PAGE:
Deployments that resulted in degraded service = 3
Total Deployment count = 8
CFR = (3/8)*100 = 37.5%
Change Failure Rate Misconceptions
- A major misconception is about what can be considered as deployment failure. There could be multiple approaches to defining this.
For example, you can configure your incident management & observability tool (e.g., PagerDuty, Statuspage, Datadog) to observe and track your deployments and trigger alerts for incidents that you have labeled as “critical” or “high” severity i.e., incidents that need immediate resolution. Incidents that force you to roll back the deployment to previous versions are a failure.
For example, deployments that result in service unavailability, aka outage, or introduce a major vulnerability/threat and seek immediate hotfix/patch is also a definite failure.
- Another misconception is that fix-only deployments that result in failure need not be considered to calculate change failure rate.
It’s evident from how Google defines change failure rate in the state of DevOps 2022 report that every deployment attempt needs to be counted under total deployments, and of those the ones that resulted in failures in production are to be counted under failed deployments, be they regular or fix-only deployments.
- One more misconception is when failure happens in the build pipeline.
Depending on how you configure your incident management tool, this can be factored into the change failure rate calculation. But from our discussion so far, it should be crystal clear that only changes in the deployment are considered for CFR calculation and nothing else.
What’s A Good Change Failure Rate?
To be honest, 0%.
However, deployment failures in software engineering are almost inevitable.
DevOps practices are normally segmented into 4 performance buckets in the State of DevOps 2022 report.
As per the report, the ideal CFR is in the range of 0%-15%. But the Accelerate State of DevOps Report 2023 shares more concrete numbers.
So, as per the latest data, if Elite is your DevOps performance destination, a 5% Change failure rate should be your goal. But the same report also mentions Goodhart’s law, which states that when a measure becomes a target it ceases to be a good measure. So, make sure that you or your team do not desperately attempt to game the metrics. Instead, channel your efforts toward improving SDLC processes to improve both- software delivery performance and operational performance. So, let’s discuss how you can improve change failure rate and belong to the DevOps Elite performers.
Why Measure Change Failure Rate DORA Metrics?
DevOps is indeed a value driver for tech-led organizations. As per DORA’s whitepaper on the ROI of DevOps, if large organizations (technical staff count as much as 8500) who are DevOps high-performers could only avoid code rework by just 1.5% to earn the DevOps Elite performer status, on their course, they would be saving more then $27.5 Million.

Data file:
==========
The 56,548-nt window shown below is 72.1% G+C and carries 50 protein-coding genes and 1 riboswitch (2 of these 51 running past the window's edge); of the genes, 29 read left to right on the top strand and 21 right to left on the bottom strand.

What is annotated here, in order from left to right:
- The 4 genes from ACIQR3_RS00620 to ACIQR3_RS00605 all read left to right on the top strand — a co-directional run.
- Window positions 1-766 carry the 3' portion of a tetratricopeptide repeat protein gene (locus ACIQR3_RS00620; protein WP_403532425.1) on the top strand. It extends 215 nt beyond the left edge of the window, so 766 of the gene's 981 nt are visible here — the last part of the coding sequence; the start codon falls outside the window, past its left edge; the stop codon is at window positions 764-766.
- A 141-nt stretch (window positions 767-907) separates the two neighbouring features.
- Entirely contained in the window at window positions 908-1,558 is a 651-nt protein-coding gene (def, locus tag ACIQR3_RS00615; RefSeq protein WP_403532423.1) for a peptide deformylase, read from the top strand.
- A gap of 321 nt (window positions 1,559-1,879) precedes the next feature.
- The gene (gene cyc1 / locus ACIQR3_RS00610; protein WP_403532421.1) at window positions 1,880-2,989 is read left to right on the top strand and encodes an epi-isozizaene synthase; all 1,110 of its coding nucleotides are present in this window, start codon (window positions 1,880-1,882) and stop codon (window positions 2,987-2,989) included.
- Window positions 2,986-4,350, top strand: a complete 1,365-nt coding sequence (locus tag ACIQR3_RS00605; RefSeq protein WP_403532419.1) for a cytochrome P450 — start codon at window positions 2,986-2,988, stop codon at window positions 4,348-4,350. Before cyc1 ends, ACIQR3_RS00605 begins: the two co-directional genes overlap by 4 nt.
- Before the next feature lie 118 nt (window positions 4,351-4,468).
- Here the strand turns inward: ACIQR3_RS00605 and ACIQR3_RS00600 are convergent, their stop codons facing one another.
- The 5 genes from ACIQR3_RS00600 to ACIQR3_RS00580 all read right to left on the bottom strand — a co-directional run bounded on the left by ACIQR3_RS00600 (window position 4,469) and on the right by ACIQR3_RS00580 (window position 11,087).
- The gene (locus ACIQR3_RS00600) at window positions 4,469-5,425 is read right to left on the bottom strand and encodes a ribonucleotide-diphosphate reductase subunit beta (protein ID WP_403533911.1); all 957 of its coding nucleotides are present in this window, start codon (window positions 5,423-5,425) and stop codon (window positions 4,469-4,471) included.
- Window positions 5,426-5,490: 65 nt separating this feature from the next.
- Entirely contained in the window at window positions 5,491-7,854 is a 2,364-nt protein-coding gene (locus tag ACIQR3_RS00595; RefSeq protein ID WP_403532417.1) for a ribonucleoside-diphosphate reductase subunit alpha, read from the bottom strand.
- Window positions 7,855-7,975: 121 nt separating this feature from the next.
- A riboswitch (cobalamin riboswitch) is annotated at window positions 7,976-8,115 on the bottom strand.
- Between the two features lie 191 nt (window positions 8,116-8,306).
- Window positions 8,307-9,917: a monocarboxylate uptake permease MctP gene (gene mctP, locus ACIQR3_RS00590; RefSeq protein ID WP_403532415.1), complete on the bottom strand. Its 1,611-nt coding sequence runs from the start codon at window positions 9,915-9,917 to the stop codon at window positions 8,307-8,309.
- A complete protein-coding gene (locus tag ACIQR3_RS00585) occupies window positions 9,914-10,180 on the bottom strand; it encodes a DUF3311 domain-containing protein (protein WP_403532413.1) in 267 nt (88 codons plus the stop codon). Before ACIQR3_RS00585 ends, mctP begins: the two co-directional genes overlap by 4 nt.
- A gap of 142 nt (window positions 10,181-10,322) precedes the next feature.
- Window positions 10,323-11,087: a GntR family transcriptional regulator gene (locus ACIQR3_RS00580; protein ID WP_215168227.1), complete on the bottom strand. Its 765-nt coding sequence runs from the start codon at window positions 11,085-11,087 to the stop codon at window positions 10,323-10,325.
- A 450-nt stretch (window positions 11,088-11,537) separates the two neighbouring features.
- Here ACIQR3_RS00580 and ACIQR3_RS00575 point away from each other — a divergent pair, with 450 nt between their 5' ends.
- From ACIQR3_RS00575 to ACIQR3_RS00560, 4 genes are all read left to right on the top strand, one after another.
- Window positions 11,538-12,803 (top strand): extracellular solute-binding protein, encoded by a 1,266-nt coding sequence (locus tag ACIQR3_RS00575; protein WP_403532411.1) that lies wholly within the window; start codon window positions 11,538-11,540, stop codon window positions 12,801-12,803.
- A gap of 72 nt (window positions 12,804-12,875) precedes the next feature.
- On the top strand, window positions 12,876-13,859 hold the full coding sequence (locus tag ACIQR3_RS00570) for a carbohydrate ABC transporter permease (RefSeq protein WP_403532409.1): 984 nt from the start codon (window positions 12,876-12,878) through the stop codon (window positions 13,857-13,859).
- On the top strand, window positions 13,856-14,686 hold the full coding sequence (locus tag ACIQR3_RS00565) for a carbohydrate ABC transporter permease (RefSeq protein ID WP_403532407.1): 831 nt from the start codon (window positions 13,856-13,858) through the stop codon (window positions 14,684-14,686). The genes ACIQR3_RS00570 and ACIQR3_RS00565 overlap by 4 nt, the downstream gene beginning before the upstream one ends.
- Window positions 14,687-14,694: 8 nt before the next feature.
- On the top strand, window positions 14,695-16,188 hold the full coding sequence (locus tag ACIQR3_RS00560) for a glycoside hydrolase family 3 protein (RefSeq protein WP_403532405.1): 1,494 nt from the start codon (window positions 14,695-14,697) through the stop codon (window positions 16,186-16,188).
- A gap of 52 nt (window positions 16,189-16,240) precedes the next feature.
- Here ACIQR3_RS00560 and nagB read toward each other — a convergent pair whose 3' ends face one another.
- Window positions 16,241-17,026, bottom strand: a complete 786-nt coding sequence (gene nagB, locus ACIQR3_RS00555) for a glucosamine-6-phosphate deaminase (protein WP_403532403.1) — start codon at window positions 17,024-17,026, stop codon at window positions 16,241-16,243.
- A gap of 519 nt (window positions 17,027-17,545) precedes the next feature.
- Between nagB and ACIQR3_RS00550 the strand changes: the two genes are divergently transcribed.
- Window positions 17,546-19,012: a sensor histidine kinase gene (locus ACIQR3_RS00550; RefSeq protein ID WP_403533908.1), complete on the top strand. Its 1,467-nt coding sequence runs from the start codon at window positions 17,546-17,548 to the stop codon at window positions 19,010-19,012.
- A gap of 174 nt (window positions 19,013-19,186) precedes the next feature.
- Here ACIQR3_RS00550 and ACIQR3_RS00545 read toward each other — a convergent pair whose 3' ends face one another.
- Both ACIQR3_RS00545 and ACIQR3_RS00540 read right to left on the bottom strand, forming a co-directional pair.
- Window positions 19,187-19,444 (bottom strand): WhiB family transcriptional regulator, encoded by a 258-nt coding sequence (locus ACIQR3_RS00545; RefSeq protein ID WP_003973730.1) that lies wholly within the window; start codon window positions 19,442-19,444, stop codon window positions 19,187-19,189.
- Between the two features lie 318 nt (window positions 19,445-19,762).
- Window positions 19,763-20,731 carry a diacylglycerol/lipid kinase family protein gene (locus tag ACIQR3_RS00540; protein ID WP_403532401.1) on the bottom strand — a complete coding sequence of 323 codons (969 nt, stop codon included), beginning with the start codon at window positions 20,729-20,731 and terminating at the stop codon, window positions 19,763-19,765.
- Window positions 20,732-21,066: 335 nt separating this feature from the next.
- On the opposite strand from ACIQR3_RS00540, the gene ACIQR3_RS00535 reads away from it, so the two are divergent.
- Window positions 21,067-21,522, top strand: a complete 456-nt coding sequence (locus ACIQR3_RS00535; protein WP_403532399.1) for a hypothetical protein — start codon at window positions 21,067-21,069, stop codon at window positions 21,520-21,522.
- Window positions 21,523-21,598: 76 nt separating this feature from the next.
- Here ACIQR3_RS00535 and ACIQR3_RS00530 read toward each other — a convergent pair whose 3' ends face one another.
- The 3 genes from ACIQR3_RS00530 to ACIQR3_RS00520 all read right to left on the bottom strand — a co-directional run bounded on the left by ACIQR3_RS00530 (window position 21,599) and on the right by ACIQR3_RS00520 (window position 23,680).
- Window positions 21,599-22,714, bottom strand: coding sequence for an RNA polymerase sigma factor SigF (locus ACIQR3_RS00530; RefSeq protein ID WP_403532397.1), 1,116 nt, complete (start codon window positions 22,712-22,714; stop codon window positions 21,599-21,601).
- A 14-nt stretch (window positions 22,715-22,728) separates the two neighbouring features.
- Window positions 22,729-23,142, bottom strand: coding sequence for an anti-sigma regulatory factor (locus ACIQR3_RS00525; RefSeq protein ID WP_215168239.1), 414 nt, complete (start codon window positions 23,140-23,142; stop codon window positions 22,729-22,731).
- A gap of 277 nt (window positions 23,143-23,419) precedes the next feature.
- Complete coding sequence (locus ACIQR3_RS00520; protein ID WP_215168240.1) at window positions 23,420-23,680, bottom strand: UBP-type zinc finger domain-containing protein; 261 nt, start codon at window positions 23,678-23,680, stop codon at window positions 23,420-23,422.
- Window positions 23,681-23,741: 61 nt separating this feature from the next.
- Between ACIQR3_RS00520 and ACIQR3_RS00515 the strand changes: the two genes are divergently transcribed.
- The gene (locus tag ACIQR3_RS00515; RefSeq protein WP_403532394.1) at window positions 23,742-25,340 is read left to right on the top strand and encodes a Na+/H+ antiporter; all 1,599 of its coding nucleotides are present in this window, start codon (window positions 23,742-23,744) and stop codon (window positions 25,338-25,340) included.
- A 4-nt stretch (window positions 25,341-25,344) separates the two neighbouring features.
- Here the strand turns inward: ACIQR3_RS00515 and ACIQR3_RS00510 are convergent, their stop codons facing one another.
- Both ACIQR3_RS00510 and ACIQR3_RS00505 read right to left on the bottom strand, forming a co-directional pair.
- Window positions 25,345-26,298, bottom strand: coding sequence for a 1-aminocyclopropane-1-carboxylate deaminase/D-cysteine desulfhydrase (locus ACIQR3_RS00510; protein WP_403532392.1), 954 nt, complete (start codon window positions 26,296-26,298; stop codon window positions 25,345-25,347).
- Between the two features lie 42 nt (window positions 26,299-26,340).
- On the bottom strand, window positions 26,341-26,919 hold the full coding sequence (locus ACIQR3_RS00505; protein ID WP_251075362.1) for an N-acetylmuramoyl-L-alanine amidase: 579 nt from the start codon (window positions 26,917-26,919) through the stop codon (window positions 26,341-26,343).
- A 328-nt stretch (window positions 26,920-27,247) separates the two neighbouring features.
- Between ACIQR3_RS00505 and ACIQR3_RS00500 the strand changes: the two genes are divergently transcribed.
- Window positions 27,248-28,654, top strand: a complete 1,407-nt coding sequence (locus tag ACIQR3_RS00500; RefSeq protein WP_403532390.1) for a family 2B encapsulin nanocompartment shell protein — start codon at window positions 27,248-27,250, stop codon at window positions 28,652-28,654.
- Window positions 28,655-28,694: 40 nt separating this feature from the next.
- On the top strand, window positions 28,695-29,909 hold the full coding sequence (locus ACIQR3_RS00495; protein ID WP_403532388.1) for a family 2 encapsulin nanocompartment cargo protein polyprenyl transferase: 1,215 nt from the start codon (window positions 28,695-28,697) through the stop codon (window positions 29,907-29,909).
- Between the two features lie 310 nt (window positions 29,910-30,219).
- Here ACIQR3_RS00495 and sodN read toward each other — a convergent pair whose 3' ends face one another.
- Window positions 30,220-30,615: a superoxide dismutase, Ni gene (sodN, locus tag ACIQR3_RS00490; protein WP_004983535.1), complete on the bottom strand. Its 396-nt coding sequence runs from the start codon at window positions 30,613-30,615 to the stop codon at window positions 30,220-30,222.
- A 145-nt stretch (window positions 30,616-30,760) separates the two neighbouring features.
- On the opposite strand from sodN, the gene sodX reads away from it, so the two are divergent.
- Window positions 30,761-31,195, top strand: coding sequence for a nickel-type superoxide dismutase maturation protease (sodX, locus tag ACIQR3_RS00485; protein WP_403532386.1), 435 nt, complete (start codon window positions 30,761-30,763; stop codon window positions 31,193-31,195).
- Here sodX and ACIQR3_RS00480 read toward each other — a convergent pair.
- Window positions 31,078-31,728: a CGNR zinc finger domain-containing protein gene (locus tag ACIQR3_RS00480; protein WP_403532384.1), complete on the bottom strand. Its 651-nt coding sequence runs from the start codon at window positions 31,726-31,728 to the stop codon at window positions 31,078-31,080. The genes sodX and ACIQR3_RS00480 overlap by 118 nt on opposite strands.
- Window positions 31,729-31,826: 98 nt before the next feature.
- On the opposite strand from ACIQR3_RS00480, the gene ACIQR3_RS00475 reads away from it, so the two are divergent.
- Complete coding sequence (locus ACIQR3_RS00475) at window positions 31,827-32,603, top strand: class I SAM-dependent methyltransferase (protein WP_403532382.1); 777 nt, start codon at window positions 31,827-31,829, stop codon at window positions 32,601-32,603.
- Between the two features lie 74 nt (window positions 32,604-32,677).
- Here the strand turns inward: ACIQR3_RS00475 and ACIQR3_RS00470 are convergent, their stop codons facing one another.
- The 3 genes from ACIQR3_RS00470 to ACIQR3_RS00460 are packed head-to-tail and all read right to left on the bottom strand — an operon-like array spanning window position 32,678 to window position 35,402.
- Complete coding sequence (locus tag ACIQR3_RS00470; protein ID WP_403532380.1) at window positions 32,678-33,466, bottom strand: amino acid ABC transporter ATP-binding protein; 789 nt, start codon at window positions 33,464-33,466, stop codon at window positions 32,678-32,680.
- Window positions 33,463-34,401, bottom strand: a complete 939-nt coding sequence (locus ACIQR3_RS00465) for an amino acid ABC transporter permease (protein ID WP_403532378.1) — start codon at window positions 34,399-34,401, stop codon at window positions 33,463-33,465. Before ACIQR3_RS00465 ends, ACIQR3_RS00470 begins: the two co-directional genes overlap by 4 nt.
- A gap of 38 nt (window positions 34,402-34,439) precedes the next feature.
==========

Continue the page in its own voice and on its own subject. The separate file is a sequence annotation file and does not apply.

The same report shared how AOL leveraged DevOps to bring down their deployment time from 6 hours to a mere 45 minutes, and how Intuit raked 50% higher conversions from the DevOps enabled high development velocity.
But not everyone is getting to taste the success of DevOps.
Puppet reports that 80% of the organizations remain in the middle of their DevOps journey, experiencing only a moderate degree of success, that too not on all fronts.
Such DevOps practitioners have a substantial scope of improvements to make so that they can grab the low-hanging fruits. Esp, the Low Performers.
But how do such organizations get to know what are the bottlenecks, and what needs to be fixed?
That’s exactly the problem that DORA metrics help address. The four key DORA metrics enable you to measure software throughput (Lead Time, Deployment Frequency) & software quality/stability (Change Failure Rate, Mean Time To Recovery). Measuring & improving these metrics is the first step toward improving the outcomes you reap from DevOps adoption. And Change Failure Rate is one of the critical metrics that tells you how robust or resilient are your engineering processes, and how well you’ve imbibed the essence of DevOps into your engineering culture.
How to Improve Change Failure Rate For DevOps Success?
Any SDLC activity that improves code quality would help improve the change failure rate.
As per State of DevOps Report 2023, CI/CD implementation, loosely coupled architecture, and trunk-based development help improve software delivery performance, aka MTTR and CFR. In general, enhancing technical capabilities positively impacts delivery performance.
The real hero is code review speed. Faster code review speed significantly improves change failure rate DORA metrics. Are Code Reviews the barrier to your DevOps success? Well, if you’re using Hatica as your engineering analytics tool, you can gauge whether Code Reviews are your bottleneck or not by tracking the following engineering metrics in your Hatica dashboard.